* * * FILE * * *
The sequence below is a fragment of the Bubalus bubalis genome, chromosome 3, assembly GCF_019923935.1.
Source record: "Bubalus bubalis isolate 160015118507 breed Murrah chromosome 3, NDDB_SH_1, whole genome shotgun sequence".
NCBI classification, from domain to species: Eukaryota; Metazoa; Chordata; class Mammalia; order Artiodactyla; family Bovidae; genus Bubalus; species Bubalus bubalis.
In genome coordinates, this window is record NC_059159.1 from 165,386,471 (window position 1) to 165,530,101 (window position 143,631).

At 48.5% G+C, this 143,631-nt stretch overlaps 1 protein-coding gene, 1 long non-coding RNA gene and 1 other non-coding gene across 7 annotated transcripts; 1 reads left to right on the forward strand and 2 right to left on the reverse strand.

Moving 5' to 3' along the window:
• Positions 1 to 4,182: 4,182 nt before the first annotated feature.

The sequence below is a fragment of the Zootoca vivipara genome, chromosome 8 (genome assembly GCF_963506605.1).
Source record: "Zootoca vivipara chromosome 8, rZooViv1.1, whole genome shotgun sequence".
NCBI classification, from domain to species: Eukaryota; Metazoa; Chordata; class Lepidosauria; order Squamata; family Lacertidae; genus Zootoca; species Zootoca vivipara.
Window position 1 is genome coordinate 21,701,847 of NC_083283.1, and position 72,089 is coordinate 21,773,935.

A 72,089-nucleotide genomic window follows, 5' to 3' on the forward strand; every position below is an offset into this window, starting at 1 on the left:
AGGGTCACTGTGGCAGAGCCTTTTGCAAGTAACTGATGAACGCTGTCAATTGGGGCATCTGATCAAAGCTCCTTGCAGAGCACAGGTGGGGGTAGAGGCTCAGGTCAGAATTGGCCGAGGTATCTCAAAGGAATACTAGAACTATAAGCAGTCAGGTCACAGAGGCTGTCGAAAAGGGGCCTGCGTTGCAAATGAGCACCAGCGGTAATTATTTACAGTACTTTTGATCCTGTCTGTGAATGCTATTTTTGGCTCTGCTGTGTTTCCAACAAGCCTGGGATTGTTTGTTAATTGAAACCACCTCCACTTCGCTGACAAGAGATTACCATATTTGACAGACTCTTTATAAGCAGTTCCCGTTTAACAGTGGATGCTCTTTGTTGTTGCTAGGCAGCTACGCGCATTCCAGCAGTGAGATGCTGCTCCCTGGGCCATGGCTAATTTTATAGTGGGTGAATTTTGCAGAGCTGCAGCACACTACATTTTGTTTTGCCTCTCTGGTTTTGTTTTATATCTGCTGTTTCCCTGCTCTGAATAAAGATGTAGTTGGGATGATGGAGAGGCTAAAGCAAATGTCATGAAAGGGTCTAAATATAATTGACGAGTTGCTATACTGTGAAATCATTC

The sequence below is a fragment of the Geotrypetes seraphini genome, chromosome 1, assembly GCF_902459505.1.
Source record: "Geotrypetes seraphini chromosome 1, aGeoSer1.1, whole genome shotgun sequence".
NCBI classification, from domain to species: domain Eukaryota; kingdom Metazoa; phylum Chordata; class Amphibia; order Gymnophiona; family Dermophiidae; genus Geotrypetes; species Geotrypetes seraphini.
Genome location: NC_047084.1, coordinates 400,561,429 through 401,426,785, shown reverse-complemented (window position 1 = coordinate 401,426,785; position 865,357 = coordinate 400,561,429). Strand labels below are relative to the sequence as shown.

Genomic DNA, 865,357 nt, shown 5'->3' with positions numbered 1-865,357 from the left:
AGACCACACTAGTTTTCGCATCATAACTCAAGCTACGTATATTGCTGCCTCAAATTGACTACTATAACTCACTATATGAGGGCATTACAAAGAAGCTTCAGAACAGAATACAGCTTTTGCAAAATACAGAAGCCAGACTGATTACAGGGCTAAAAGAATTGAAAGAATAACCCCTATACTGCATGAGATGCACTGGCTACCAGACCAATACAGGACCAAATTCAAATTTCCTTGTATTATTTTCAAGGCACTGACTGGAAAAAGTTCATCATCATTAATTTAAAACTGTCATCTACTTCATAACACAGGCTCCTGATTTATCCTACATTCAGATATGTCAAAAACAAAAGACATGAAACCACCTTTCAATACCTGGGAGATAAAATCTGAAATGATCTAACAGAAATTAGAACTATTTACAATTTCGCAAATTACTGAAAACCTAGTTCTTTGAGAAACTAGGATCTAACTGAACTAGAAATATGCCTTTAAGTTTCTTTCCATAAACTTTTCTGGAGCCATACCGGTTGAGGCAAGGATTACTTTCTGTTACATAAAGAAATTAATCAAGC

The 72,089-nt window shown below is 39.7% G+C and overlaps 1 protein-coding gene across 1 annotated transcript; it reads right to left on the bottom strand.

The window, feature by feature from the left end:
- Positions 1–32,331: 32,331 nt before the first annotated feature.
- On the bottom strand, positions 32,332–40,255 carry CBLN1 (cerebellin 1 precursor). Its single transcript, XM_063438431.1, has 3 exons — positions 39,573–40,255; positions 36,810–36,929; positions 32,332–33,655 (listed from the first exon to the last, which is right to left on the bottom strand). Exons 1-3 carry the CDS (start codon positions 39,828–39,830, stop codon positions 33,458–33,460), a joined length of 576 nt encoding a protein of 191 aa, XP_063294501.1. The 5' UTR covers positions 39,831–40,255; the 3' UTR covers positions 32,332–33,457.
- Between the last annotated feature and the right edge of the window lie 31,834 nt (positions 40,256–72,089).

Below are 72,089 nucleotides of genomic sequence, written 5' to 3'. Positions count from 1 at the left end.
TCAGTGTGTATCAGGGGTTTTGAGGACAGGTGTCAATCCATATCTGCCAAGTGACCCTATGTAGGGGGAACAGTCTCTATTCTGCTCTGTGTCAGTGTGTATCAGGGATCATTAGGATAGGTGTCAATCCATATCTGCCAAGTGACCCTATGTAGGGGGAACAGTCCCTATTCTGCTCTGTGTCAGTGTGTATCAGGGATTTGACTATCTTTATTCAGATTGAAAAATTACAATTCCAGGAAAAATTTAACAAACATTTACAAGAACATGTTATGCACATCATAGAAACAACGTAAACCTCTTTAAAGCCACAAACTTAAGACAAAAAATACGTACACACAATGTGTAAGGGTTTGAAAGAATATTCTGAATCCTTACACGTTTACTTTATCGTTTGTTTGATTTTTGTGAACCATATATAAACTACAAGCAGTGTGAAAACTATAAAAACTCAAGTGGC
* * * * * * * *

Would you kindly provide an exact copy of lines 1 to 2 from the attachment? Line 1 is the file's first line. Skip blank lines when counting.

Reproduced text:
The sequence below is a fragment of the Bubalus bubalis genome, chromosome 3, assembly GCF_019923935.1.
Source record: "Bubalus bubalis isolate 160015118507 breed Murrah chromosome 3, NDDB_SH_1, whole genome shotgun sequence".